Tissue heterogeneity of the FMR1 mutation in a high-functioning male with fragile X syndrome

Annette K. Taylor, Flora Tassone, Pamela N. Dyer, Steven M. Hersch, Jennifer B. Harris, William T. Greenough, Randi J Hagerman

Research output: Contribution to journalArticle

58 Scopus citations

Abstract

Few studies have been conducted comparing the FMR1 mutation in multiple tissues of individuals affected with fragile X syndrome. We report a postmortem study of the FMR1 mutation in multiple tissues from a high- functioning male with fragile X syndrome. This man was not mentally retarded and had only a few manifestations of the disorder such as learning disabilities and mild attention problems. Southern blot analysis of leukocytes demonstrated an unmethylated mutation with a wide span of sizes extending from the premutation to full mutation range. A similar pattern was seen in most regions of the brain. In contrast, a methylated full mutation of a single size was seen in the parietal lobe and in most nonbrain tissues studied. Therefore, there were striking differences in both FMR1 mutation size and methylation status between tissues. Lack of mental retardation in this individual may have been due to sufficient expression of FMR1 protein (FMRP) in most areas of the brain. Immunocytochemistry showed FMRP expression in regions of the brain with the unmethylated mutation (superior temporal cortex, frontal cortex, and hippocampus) and no expression in the region with the methylated full mutation (parietal). Neuroanatomical studies showed no dendritic spine pathology in any regions of the brain analyzed.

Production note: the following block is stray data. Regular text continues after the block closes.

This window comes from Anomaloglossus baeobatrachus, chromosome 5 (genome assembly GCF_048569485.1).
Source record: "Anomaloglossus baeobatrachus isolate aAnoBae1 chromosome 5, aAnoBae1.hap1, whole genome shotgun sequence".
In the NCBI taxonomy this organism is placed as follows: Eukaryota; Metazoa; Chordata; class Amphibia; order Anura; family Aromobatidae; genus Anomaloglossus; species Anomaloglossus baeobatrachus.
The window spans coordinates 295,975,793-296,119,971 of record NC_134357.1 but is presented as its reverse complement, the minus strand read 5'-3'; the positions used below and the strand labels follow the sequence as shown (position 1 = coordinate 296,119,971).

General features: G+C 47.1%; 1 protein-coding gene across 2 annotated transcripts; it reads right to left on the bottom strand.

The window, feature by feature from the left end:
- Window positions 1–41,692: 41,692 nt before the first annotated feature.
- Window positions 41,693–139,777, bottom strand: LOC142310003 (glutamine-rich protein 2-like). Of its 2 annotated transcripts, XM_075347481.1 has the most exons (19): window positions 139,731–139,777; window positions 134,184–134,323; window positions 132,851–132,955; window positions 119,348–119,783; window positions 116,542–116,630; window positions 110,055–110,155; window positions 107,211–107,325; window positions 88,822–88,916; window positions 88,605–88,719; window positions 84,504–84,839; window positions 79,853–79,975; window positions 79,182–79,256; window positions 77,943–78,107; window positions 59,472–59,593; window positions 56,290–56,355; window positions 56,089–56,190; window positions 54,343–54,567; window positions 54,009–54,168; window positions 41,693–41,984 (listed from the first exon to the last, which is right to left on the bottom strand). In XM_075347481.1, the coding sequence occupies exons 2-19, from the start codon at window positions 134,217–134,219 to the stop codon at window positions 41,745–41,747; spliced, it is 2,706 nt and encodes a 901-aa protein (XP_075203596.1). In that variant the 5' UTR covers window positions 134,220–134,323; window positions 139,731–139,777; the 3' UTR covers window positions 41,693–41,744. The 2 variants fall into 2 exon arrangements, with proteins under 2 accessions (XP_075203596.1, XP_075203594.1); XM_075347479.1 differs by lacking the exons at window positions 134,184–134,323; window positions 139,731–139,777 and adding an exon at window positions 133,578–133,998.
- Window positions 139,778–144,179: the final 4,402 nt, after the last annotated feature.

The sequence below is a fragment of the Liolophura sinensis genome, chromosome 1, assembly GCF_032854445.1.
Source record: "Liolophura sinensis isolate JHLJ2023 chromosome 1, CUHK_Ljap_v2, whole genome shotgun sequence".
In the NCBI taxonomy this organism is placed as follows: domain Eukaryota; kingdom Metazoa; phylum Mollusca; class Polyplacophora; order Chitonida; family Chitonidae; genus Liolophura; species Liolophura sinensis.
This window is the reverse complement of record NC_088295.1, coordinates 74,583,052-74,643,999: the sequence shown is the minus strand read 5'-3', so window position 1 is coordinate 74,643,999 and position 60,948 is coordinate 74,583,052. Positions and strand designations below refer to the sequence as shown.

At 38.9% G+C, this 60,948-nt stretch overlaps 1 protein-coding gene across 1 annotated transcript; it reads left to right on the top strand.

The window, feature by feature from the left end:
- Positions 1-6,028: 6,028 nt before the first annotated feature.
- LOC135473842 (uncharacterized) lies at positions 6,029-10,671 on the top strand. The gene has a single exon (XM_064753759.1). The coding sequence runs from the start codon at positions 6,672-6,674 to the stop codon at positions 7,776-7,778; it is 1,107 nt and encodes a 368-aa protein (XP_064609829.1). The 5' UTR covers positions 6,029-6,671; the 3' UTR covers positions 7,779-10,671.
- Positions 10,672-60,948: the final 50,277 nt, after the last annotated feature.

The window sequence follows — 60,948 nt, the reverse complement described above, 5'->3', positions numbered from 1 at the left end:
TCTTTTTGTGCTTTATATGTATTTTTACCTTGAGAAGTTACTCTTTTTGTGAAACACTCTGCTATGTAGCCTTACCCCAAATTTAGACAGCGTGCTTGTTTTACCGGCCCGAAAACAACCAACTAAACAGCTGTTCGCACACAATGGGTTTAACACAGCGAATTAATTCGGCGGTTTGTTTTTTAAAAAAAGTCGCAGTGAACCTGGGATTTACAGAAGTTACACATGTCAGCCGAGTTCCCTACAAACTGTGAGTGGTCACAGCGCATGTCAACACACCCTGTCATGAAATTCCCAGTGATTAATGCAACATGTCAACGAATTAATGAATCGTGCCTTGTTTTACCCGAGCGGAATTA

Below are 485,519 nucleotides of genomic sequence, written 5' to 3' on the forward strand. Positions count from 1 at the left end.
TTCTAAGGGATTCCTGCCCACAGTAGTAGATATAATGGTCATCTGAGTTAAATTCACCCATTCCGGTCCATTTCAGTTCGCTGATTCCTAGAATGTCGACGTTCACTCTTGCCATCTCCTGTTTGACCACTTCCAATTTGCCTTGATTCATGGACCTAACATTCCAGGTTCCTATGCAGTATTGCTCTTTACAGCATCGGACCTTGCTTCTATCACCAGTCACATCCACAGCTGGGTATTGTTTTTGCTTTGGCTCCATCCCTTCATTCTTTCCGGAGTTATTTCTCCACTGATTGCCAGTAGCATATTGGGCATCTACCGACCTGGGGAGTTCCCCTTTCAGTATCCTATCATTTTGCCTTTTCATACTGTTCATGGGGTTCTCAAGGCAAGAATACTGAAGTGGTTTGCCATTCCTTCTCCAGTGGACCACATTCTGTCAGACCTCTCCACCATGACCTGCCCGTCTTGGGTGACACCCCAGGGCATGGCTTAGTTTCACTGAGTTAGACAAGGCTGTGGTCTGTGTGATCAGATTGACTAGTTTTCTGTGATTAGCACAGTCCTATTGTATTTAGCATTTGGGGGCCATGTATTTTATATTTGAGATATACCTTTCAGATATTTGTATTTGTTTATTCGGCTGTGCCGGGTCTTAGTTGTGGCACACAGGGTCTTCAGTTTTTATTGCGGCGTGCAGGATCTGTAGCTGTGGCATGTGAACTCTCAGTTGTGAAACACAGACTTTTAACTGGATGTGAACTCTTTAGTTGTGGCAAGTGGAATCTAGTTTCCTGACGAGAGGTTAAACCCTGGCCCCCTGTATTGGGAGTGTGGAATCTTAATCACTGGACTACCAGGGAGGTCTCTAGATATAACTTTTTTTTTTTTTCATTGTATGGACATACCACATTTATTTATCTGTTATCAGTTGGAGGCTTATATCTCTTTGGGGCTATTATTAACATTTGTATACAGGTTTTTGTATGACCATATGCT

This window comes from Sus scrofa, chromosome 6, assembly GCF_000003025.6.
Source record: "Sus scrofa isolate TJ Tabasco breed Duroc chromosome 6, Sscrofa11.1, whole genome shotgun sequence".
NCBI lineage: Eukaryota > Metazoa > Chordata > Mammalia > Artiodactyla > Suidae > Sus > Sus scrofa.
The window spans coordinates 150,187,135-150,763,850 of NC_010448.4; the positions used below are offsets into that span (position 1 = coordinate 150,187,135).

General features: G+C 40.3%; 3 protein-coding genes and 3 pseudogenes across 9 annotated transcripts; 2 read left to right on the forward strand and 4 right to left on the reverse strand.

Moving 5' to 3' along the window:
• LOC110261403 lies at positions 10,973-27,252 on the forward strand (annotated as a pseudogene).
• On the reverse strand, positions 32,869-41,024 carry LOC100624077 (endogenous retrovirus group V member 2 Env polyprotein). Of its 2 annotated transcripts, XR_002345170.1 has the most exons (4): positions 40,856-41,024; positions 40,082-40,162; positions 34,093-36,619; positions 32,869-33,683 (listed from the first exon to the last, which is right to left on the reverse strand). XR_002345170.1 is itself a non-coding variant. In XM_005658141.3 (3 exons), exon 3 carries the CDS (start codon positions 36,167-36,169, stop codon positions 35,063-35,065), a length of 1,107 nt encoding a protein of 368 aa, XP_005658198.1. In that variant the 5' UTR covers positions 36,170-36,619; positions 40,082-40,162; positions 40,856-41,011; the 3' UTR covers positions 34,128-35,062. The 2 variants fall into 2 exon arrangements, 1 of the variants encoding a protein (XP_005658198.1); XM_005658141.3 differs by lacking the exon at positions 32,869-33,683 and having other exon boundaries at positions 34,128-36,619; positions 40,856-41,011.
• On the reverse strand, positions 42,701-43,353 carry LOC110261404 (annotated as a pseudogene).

Original languageEnglish (US)
Pages (from-to)233-239
Number of pages7
JournalAmerican Journal of Medical Genetics
Volume84
Issue number3
DOIs
StatePublished - May 28 1999
Externally publishedYes

Keywords

  • Autopsy
  • FMR1 mutation
  • Fragile X syndrome
  • High functioning
  • Methylation
  • Postmortem
  • Tissue heterogeneity
  • Trinucleotide repeat instability
  • Unmethylated full mutation

ASJC Scopus subject areas

  • Genetics(clinical)

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